ESCALATOR SAFETY TIPS
Before entering escalators:
- Do not use canes, walkers or wheeled vehicles on an escalator.
- Do not ride an escalator barefoot or with loose shoelaces.
- Confirm the direction of the moving steps before stepping onto the escalator.
When entering escalators:
- Step on and off promptly. Take extra care if you are wearing bifocals.
- Hold children or small packages firmly with one hand.
- Grasp the handrail as you step promptly onto the moving step.
When riding escalators:
- Stand toward the middle of the step – away from the sides and face forward.
- Keep loose clothing clear of steps and sides.
- Keep a firm grip on the handrail.
- Reposition your hand slowly if the handrail moves ahead or behind the steps.
- Do not rest your handbag or parcels on the handrail.
- Pay attention. Do not day dream or gaze about while riding.
- Do not lean against the side.
When exiting escalators:
- Do not hesitate. Step off promptly.
- Immediately move clear of the escalator exit area. Do not stop to talk or look around. Other passengers may be behind you.
Escalators have been designed with your safety in mind. The following safety features have been built into all escalators:
- The handrail and the moving steps are designed to move at the same rate to help people keep their balance.
- Handrails extend several feet into the entry to help passengers adjust to the correct speed before stepping on.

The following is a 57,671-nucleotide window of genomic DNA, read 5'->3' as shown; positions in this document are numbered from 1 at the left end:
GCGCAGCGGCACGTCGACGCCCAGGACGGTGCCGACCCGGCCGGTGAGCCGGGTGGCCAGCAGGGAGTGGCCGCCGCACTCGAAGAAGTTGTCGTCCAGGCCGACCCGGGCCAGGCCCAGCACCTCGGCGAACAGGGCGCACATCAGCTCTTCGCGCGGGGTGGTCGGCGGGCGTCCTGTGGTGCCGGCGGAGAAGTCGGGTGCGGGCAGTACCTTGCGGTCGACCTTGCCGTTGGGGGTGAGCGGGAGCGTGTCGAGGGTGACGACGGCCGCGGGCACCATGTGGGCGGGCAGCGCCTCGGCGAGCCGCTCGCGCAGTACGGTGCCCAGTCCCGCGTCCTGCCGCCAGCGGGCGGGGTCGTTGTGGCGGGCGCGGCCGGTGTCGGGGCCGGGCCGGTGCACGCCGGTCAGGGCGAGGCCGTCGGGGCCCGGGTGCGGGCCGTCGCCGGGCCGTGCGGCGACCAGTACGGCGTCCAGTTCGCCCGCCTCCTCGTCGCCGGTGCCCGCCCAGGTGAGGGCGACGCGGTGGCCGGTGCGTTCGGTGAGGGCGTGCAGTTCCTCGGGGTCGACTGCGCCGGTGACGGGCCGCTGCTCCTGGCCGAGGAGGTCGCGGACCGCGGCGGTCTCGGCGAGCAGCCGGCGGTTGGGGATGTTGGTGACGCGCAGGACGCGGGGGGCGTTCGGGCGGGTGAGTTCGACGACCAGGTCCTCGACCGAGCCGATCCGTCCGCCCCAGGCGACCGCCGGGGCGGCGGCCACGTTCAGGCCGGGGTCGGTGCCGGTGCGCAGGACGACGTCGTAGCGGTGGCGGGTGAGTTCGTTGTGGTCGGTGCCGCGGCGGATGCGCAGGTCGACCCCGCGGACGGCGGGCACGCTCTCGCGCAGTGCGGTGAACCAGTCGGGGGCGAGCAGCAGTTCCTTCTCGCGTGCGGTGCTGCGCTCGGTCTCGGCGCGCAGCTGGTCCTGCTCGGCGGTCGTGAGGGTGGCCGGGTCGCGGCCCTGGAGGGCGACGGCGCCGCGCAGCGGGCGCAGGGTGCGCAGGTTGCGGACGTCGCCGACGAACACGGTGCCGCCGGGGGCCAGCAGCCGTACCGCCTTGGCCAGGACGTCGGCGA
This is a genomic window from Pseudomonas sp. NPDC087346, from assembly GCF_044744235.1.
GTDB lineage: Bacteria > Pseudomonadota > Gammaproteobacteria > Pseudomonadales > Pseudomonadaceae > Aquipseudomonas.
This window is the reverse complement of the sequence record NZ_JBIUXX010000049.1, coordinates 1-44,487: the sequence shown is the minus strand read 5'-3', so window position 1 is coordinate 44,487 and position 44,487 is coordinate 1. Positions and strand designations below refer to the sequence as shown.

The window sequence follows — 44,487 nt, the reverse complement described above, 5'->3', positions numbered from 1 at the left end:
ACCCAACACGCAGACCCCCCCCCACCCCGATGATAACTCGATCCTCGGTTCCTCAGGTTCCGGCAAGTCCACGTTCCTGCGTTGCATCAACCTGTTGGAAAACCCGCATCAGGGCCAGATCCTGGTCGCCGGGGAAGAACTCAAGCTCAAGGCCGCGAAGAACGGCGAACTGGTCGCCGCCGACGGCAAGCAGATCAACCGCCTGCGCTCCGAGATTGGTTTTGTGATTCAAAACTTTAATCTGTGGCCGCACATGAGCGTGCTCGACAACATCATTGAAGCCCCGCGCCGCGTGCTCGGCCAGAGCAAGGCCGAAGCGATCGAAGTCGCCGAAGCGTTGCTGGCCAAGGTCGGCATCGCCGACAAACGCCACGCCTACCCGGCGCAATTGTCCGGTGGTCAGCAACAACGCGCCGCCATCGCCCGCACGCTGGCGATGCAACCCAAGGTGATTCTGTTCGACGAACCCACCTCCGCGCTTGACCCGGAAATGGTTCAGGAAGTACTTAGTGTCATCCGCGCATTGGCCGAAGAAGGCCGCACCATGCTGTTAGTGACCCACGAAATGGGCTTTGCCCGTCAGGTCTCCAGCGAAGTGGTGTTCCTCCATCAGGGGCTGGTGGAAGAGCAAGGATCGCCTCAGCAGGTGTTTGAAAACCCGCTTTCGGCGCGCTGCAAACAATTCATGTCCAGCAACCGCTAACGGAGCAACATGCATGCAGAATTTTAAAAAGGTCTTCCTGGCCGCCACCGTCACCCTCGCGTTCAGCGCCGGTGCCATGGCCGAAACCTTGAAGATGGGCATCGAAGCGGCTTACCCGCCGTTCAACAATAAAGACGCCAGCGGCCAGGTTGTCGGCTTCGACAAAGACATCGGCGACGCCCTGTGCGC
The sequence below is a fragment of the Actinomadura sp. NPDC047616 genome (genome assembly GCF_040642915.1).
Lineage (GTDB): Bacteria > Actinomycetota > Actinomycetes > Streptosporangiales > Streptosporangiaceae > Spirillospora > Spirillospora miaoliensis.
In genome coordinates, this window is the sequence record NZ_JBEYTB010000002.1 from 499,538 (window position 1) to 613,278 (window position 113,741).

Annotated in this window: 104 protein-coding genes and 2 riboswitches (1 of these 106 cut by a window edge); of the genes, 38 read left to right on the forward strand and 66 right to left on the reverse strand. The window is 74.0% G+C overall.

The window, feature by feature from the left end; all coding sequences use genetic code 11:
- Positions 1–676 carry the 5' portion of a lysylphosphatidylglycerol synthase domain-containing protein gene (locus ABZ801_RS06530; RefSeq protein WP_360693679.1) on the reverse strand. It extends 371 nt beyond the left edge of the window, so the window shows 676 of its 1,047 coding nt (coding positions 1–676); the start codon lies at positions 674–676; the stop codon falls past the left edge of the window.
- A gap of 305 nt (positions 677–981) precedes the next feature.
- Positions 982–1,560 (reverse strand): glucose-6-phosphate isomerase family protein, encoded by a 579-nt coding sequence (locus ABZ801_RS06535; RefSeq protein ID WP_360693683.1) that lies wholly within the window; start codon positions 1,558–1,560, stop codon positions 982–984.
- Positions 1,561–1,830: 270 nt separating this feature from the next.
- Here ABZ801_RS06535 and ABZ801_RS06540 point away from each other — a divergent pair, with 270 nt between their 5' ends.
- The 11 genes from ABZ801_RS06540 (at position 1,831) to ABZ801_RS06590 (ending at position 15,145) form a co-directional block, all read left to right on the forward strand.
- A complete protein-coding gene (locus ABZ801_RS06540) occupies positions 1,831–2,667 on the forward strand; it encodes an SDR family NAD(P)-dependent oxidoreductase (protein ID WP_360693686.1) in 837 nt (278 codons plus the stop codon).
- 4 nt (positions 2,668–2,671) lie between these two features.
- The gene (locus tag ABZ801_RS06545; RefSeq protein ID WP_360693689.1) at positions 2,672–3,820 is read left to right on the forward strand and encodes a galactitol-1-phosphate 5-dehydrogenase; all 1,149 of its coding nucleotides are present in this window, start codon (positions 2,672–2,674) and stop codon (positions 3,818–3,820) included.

- Brakes and a shutoff are automatically activated if the speed is too fast or too slow.
- In the event of an emergency, push one of the Stop buttons located at the top or bottom landings of the escalator at the handrail or the floor level.
Check to find the emergency stop button the next time you ride.
ESCALATOR MYTHS AND TRUTHS
MYTH – The biggest myth is that you don’t have to pay much attention to them.
TRUTH – An escalator is a six ton moving machine and should be treated as such. They require the same level of respect as a moving automobile.
MYTH – A common myth is that the steps could flatten out and cause people to slide down.
TRUTH – Each step is a full triangular structure consisting of a tread and riser supported on a track. They cannot flatten out.
MYTH – Many people think that escalators move too fast.
TRUTH – An escalator moves at half the normal walking speed of 90 to 120 feet per minute. This misconception is believed to be caused when someone is standing still on an escalator and everything around them appears to be moving.
MYTH – Escalators can reach out and grab you.
TRUTH – No part of an escalator can do this. However, people must be careful of loose clothing, untied shoelaces, high heels, long hair, jewelry and any other item that might get caught in an escalator.
MYTH – Escalators will stop and restart themselves.
TRUTH – Escalators only stop when someone when someone activates the specially designed STOP button, or when there is an obstruction, overspeed, or underspeed of the steps or handrails.
MYTH – If an escalator is standing still, it is just a set of stairs.
TRUTH – Escalator steps are not the correct height for normal walking and should not be used in that manner. The risk of falling or tripping is increased when they are used this way.
HARMLESS ESCALATOR MYTHS AND TRUTHS
MYTH – Children often believe that the steps fall into the basement and have to be restacked each day.
TRUTH – Escalator steps move on an endless chain system. On a down traveling escalator, the steps rotate under at the bottom and move up the underside of the chain to reappear at the top